Facebook Parent Company Finds New Concrete Mixtures Using Artificial Intelligence
In collaboration with researchers at the University of Illinois at Urbana-Champaign, Facebook's parent company, Meta has developed a new Artificial Intelligence (AI) model that optimises concrete mixtures for sustainability and strength.
Last year, Meta achieved net-zero in their operations. Now, they're turning their attention to achieving net-zero across their value chain by the end of 2030. The way they aim to do this is definitely in their special way- by using new technological processes to speed up the process.
AI is used to learn and optimise specific outcomes within high dimensional spaces, where data sets with many attributes can be modelled. When a valid data set is available, AI can be used to estimate or “learn” the feasible high-dimensional space in terms of relevant parameters, such as strength and sustainability. To develop this type of model, Meta aquired the work of researchers at the University of Illinois at Urbana-Champaign, including AI expert Prof. Lav Varshney from the electrical and computer engineering department, and concrete expert Prof. Nishant Garg from the civil engineering department.
Using the input data on concrete formulas along with their corresponding compressive strength and carbon footprint, the AI model was able to generate several promising new concrete mixes that could meet Meta's stated data centre requirements with a lower embodied carbon impact than the industry standard.
Meta released in a recent post that "With AI, we were able to accelerate the discovery process and validate good formulas within weeks. In this effort, the low-carbon concrete formulas generated by the model entailed significant replacement of cement (upwards of 70%) with a combination of two types of low-carbon substitutes, namely fly ash and slag," they said. After a process of elimination, the final mix was chosen and immediatly headed for practical testing.
After the final formula was tested in a controlled lab environment, Meta agreed to test the mix on multiple (noncritical) structures, which included using the mix in their DeKalb data centre, where it can now be found in the guardhouse floor slab and the floor slab of the construction management team’s temporary office space building. "This refined concrete formula entailed upwards of 50% cement replacement with a combination of fly ash and slag," Meta stated, showing their commitment to developing practical solutions.
The company tested the formula at a data centre near Chicago.
The field tests confirmed that the resulting low-emission concrete formula exceeded the seven-day and 28-day strength requirements found in industry standard requirements, with a carbon impact 40% lower than the regional benchmark. However, to enable faster, more efficient construction required for Meta's priorities, they explained the concrete needs to meet specific strength thresholds earlier than seven days.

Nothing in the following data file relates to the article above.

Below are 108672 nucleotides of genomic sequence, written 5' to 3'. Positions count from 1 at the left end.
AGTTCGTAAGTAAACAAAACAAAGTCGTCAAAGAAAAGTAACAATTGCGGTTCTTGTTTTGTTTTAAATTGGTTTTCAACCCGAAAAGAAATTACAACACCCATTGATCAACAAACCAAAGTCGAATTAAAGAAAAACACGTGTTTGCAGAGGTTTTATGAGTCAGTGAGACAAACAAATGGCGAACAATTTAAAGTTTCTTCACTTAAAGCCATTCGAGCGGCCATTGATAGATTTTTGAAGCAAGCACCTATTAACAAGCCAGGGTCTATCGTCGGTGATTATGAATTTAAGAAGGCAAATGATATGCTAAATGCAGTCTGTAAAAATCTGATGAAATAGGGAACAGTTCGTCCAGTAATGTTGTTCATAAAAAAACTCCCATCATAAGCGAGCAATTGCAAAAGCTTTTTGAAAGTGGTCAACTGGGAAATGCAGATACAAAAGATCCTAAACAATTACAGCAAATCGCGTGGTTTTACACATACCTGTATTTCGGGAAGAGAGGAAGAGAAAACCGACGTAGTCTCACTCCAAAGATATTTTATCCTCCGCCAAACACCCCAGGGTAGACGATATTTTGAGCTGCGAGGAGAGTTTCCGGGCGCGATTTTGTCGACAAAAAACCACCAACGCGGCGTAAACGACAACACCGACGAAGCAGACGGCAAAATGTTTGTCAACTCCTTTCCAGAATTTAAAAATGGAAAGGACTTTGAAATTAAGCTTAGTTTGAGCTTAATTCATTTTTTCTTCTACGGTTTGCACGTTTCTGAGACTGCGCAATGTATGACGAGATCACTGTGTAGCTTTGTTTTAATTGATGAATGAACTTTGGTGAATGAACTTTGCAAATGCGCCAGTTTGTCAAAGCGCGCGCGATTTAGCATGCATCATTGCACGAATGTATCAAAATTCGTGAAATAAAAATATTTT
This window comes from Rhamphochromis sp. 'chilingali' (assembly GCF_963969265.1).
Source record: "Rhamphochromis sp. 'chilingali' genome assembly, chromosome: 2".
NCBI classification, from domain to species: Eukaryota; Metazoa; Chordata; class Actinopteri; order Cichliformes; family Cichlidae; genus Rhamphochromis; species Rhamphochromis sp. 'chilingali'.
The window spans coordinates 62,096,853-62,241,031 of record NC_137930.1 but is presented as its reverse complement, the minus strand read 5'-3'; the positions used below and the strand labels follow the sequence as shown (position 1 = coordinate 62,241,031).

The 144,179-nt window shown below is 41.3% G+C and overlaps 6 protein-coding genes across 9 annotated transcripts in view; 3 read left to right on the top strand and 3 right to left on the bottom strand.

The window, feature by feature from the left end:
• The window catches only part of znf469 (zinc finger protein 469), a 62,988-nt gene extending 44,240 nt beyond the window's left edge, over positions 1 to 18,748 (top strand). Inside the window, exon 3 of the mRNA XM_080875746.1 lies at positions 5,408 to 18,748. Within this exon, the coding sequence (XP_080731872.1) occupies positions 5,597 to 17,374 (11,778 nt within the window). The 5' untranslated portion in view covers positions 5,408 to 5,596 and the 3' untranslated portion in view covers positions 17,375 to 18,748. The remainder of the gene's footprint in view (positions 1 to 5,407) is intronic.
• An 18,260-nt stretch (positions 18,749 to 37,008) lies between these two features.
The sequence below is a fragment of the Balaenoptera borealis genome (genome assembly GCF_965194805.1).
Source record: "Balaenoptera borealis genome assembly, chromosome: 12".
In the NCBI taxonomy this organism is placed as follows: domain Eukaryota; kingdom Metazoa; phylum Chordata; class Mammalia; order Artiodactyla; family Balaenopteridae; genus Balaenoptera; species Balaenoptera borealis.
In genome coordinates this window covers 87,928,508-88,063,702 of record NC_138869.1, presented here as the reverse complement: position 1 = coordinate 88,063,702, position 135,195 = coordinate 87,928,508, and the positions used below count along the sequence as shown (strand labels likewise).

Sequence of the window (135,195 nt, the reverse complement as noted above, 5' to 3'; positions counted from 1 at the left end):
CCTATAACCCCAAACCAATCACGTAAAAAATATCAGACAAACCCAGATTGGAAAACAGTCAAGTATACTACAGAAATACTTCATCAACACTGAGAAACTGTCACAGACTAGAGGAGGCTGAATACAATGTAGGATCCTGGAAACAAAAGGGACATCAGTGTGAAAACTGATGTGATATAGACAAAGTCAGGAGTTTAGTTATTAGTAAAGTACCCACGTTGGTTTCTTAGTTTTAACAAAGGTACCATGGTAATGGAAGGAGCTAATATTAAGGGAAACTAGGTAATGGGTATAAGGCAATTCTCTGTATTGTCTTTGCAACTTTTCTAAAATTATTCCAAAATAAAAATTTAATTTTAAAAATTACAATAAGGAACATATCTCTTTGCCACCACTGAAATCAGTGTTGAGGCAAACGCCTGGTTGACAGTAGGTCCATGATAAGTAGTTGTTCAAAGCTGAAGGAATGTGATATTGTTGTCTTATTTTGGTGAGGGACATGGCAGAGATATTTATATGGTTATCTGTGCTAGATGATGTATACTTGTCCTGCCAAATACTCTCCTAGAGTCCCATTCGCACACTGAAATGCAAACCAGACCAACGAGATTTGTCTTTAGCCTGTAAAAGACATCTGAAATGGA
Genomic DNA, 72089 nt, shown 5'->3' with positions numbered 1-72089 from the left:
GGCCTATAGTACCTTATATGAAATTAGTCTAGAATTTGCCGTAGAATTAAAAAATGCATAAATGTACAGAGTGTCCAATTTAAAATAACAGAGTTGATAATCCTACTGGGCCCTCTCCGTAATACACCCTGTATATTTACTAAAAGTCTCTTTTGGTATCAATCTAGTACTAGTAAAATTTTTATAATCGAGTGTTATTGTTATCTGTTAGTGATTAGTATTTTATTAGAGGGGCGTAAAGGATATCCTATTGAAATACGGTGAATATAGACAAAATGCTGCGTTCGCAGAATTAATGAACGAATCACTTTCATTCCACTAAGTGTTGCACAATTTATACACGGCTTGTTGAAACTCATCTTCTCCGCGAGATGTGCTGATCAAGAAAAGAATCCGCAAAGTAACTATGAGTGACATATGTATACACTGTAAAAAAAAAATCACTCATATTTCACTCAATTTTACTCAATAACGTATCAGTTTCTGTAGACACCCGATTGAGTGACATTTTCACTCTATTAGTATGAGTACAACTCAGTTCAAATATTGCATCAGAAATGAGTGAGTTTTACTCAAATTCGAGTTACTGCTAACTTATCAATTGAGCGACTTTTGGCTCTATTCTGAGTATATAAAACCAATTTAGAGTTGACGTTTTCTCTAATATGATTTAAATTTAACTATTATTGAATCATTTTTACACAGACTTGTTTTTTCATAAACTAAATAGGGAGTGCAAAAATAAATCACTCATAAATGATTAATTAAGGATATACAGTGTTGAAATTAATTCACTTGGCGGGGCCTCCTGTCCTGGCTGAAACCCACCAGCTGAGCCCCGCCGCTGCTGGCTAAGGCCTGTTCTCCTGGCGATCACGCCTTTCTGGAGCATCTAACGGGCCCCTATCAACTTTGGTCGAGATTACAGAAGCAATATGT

With the help of this AI model, Meta has been able to successfully design and use concrete that meets their long-term strength requirements and has a 40% lower carbon impact than the regional benchmark. But they are just getting started. "While we are encouraged by the success of this pilot, further developments and tests are needed to scale the impact of this innovation. This includes a few factors:
First, we need to understand and optimize the performance of the mixes under different weather conditions, such as the cold weather in Illinois. Each data centre location has unique attributes that must be accounted for in the design and testing of concrete. There are also improvements to be made to optimize for early strength gain (i.e., to have it set faster) to accommodate a tighter construction schedule. There is an opportunity to directly optimize for such logistical considerations. Finally, there is a need to understand how novel materials could be used in place of cement in concrete, particularly as the supply of traditional cement substitutes like fly ash and slag is projected to decrease in the long run. Material availability is an important factor in construction; identifying novel materials that could be used in concrete can open new opportunities. Additionally, novel materials can further enhance the strength and sustainability of new concrete formulas," they said.
The resulting concrete mixes from Meta's model can be used outside of data centre construction, and there is an opportunity to further develop this model to address other use cases. In efforts to find the best solution, Meta plans to continue researching and developing concrete mixes whilst also looking into how building design can help lower emissions.